The New York Red Bulls have been in a constant state of change this season. From trading away the team’s captain, Sacha Kljestan, to adding new key pieces in Kaku and Tim Parker, to heavy rotation and integration of USL players. There was even a coaching switch midseason, making the 2018 season an eventful one for the Red Bulls.
Yet, with all that change, form remained consistent, and the Red Bulls were able to lift their third Supporters’ Shield in six seasons, setting MLS regular-season records in the process.
“How do you do that?,” first-year head coach Chris Armas said following the Red Bulls’ 1-0 victory over Orlando City at Red Bull Arena. “We prepare as a staff with a philosophy and with the players that bring it to life. They bring it to life. You know, we guide them in the process and then game by game, step by step. Don’t get too ahead with the wins and down get too down with the losses, and really try to improve.”
The aforementioned philosophy has always been instrumental in the team winning matches, but it became incredibly important as the team started making the changes it believed would help them improve their chances at MLS Cup.
“There were some really big names offered to this organization, this year and last year,” goalkeeper Luis Robles said. “I’d go in there and say, ‘Hey, what’s going on?’ and they were very firm. They have a philosophy. They have a belief in their homegrown system and the talent that comes through their academy, the players that come from abroad, and I’m really glad they’re the ones making those decisions because it has come to fruition in the Shield.”
It also helped as the team was forced into making a coaching change, when Marsch left over the summer to become an assistant coach at RB Leipzig. His long-time assistant Armas replaced him for his first ever professional head coaching gig, and though his start was a little bit slow, he has managed to record impressive wins on the way to Supporters’ Shield.
“Things obviously change when you get a new personality,” midfielder Tyler Adams said. “Chris isn’t going to be Jesse, but a lot of things that he does are similar to the things Jesse does. He built such a great culture around Red Bull in general, and now when Chris was ready to fill in, he grew into the role. He grows each and every game. The big games that we’re now winning, it just reflects on Chris’s playing career, because that’s what he did all playing career. He knows what it’s like to raise trophies, and now we want to know what it’s like. We raised one today with him, and I think we’re hungry for more.”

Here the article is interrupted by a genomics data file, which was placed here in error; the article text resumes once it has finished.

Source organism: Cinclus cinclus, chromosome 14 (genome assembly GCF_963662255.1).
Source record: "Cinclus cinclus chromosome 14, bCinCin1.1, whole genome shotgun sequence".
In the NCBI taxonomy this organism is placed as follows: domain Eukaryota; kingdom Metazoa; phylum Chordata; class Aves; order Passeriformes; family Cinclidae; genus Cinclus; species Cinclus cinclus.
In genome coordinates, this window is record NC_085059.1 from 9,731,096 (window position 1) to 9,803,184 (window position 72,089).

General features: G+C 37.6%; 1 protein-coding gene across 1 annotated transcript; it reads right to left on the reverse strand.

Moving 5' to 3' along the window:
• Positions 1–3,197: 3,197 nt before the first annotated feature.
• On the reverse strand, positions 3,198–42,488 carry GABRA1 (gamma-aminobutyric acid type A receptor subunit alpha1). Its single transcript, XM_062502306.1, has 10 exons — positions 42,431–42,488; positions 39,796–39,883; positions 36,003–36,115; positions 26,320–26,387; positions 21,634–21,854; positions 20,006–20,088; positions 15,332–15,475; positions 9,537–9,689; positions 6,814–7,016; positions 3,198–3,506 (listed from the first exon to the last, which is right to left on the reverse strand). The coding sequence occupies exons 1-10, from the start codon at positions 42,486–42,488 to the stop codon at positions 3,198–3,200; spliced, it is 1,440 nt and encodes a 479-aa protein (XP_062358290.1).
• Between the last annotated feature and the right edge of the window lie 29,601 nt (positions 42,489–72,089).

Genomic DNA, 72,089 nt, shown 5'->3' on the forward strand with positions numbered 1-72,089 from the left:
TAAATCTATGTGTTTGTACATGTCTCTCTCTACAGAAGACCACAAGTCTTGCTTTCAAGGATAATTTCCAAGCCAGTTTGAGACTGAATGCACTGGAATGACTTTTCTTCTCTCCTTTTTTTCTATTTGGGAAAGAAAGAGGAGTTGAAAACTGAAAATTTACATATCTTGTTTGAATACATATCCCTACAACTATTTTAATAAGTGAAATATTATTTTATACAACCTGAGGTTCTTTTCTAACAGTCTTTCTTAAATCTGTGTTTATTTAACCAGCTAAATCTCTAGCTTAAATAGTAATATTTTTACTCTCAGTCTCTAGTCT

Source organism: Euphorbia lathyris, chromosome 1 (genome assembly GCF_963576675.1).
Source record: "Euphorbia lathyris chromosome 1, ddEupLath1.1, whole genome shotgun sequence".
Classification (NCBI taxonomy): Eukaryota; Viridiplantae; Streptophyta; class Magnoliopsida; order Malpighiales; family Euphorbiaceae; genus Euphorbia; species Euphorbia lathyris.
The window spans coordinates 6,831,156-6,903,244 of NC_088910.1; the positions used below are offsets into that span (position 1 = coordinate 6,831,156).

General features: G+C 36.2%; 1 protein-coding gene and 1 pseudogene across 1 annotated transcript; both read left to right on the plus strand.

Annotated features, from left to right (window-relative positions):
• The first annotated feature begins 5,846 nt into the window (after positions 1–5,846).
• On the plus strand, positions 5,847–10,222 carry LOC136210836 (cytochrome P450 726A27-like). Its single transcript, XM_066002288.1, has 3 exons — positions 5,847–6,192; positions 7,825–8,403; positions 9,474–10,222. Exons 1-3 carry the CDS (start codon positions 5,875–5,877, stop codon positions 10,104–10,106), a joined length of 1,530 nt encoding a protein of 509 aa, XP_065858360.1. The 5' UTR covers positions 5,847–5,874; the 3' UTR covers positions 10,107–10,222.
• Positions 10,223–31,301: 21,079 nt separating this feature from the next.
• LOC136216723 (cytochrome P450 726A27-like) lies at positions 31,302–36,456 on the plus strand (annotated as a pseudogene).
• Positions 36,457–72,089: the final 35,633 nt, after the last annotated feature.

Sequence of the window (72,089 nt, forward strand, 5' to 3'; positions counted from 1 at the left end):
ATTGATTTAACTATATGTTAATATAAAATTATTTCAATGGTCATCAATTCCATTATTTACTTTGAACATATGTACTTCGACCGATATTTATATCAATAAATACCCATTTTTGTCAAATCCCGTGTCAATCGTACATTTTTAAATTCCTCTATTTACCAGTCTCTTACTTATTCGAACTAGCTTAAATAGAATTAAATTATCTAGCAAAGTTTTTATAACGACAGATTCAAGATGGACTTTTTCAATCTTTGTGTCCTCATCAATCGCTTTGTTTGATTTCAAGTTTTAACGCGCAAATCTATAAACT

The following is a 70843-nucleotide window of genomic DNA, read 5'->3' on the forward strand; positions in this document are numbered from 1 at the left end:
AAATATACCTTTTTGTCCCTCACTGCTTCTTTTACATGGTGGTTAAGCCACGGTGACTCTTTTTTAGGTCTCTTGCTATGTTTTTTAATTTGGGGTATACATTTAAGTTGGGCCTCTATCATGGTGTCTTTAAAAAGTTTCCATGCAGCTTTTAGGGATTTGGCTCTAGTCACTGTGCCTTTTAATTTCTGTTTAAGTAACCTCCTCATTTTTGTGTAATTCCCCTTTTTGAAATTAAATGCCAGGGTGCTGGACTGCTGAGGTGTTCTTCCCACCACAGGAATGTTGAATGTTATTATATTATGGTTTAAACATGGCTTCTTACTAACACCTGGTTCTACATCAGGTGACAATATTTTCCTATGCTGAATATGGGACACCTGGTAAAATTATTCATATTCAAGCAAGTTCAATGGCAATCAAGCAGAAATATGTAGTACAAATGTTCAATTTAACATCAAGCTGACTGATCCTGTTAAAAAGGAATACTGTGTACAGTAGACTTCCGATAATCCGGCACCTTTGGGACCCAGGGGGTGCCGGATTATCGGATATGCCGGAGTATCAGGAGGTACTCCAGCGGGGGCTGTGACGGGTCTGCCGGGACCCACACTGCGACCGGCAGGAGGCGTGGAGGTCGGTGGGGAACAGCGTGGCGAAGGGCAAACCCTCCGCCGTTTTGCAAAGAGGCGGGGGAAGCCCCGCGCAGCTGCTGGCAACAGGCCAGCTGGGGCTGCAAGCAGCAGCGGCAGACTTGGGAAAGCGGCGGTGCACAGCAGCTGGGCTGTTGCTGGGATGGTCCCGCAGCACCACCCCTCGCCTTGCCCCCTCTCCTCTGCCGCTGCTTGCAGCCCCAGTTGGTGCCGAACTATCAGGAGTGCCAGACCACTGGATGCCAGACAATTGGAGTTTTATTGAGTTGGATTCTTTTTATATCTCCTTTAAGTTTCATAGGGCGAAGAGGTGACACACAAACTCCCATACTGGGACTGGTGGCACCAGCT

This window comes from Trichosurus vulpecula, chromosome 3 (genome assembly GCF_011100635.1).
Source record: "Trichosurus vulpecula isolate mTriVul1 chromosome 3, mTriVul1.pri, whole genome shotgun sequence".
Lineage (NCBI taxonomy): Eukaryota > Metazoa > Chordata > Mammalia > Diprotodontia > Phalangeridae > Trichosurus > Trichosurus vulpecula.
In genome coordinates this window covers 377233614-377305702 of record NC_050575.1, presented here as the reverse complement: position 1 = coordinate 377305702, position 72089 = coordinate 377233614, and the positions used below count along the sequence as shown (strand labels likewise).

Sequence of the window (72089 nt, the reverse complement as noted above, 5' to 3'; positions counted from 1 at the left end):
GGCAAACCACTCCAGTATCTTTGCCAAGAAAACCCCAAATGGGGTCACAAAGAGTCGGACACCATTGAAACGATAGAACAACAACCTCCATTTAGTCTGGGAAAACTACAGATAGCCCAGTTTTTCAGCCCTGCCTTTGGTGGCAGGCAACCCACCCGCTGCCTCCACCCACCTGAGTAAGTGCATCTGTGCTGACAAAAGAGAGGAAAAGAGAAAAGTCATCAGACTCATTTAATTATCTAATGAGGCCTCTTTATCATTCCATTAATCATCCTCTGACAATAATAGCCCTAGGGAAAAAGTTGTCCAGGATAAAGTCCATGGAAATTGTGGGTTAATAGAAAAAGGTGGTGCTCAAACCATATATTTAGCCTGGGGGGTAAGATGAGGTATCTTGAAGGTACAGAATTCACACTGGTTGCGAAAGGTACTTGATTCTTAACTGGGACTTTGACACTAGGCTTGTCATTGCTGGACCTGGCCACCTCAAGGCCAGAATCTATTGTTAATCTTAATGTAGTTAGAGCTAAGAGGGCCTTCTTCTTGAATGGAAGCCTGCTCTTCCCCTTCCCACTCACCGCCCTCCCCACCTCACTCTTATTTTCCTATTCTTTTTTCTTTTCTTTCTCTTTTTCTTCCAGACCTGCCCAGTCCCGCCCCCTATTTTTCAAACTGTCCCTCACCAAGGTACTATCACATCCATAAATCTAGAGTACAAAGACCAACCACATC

Forward Bradley Wright-Phillips had a similar feeling, saying “You watch any league around the world, coaches are going, players are going, and they get on with it. We trade a big player or our coach goes because he’s done amazing, everyone’s like, ‘Oh, they’re going to be rubbish. What are they going to do?’ All of a sudden, we’re going to forget how to play football or what the culture is at Red Bull. I don’t think these things really — unless your team is not really weak and don’t have a system, I don’t think they rock the boat that much, and I think we showed that.”
The Red Bulls’ current success is part of a long stretch of being an Eastern Conference heavyweight. The team is now headed into the playoffs for a ninth straight season, finishing the regular season at the conference’s number one seed on five occasions. For the Red Bulls, it ultimately comes down to those who created and believed in the system, and that includes Marsch, who Armas said “doesn’t get enough credit” for the “culture change” at the club.
As the Red Bulls reflected on their success, long-term and not, in the hours after winning the Supporters’ Shield, the conversation eventually led to the infamous town hall of winter 2015, shortly after Marsch was hired and fan favorite Mike Petke was fired. Robles called it a “top five Red Bull memory” and a “unique experience,” but also took away something else while remembering the anger-fueled interactions.
“I hope that the fans can see that everything Ali [Curtis], Jesse, and Marc [de Grandpre] were saying came to fruition,” the captain said. “They’ve really stuck it out and believed in the younger players, and for us to go into the season the way we did, so young, and yet staying with so much experience. There is a very deep belief within this group that we’re doing something very special, and for us to get one trophy is great, but there’s another one we can get, and you better believe that every single person in this locker room, in this organization, in the South Ward believes that we can.”